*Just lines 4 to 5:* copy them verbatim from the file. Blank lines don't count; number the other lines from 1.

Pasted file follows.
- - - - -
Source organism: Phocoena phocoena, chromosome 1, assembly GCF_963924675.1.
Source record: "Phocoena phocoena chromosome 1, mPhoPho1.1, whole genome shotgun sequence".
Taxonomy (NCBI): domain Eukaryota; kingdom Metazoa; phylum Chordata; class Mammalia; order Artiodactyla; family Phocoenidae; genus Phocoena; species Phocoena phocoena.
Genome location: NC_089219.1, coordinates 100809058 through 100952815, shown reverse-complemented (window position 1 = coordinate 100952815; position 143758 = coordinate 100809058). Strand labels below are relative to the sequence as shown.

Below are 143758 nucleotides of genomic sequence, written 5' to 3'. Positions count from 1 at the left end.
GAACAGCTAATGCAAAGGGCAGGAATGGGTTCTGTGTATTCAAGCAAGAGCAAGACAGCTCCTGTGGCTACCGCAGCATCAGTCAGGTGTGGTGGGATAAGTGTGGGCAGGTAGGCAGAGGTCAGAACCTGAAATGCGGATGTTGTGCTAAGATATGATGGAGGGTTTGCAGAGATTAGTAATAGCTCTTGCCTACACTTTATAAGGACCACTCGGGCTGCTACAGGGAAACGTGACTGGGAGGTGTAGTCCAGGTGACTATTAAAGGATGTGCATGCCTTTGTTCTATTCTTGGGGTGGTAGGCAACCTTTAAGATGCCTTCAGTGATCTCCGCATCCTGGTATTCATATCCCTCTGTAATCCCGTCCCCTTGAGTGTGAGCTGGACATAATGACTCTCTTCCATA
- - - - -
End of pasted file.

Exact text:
Genome location: NC_089219.1, coordinates 100809058 through 100952815, shown reverse-complemented (window position 1 = coordinate 100952815; position 143758 = coordinate 100809058). Strand labels below are relative to the sequence as shown.

Below are 143758 nucleotides of genomic sequence, written 5' to 3'. Positions count from 1 at the left end.